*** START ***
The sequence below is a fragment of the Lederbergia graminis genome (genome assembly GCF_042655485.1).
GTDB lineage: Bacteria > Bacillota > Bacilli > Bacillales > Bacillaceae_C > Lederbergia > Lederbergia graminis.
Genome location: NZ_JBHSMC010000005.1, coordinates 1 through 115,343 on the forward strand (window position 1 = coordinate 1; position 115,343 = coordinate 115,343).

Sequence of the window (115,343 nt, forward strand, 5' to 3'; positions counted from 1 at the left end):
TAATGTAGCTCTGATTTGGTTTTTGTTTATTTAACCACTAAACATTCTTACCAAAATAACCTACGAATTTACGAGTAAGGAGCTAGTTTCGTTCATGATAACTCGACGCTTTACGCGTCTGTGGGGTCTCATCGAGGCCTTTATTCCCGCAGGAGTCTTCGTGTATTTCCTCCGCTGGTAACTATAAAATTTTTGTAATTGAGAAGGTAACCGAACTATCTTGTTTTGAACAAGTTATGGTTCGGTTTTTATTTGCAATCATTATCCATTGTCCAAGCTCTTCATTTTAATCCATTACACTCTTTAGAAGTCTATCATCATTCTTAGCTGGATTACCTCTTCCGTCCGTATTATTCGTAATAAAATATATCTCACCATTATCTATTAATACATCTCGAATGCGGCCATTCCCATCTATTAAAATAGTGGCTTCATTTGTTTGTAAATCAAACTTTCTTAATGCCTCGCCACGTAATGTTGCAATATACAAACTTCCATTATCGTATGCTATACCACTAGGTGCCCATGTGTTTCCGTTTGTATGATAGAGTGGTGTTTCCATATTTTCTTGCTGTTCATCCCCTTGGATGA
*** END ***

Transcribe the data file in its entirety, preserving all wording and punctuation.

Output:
The sequence below is a fragment of the Lederbergia graminis genome (genome assembly GCF_042655485.1).
GTDB lineage: Bacteria > Bacillota > Bacilli > Bacillales > Bacillaceae_C > Lederbergia > Lederbergia graminis.
Genome location: NZ_JBHSMC010000005.1, coordinates 1 through 115,343 on the forward strand (window position 1 = coordinate 1; position 115,343 = coordinate 115,343).

Sequence of the window (115,343 nt, forward strand, 5' to 3'; positions counted from 1 at the left end):
TAATGTAGCTCTGATTTGGTTTTTGTTTATTTAACCACTAAACATTCTTACCAAAATAACCTACGAATTTACGAGTAAGGAGCTAGTTTCGTTCATGATAACTCGACGCTTTACGCGTCTGTGGGGTCTCATCGAGGCCTTTATTCCCGCAGGAGTCTTCGTGTATTTCCTCCGCTGGTAACTATAAAATTTTTGTAATTGAGAAGGTAACCGAACTATCTTGTTTTGAACAAGTTATGGTTCGGTTTTTATTTGCAATCATTATCCATTGTCCAAGCTCTTCATTTTAATCCATTACACTCTTTAGAAGTCTATCATCATTCTTAGCTGGATTACCTCTTCCGTCCGTATTATTCGTAATAAAATATATCTCACCATTATCTATTAATACATCTCGAATGCGGCCATTCCCATCTATTAAAATAGTGGCTTCATTTGTTTGTAAATCAAACTTTCTTAATGCCTCGCCACGTAATGTTGCAATATACAAACTTCCATTATCGTATGCTATACCACTAGGTGCCCATGTGTTTCCGTTTGTATGATAGAGTGGTGTTTCCATATTTTCTTGCTGTTCATCCCCTTGGATGA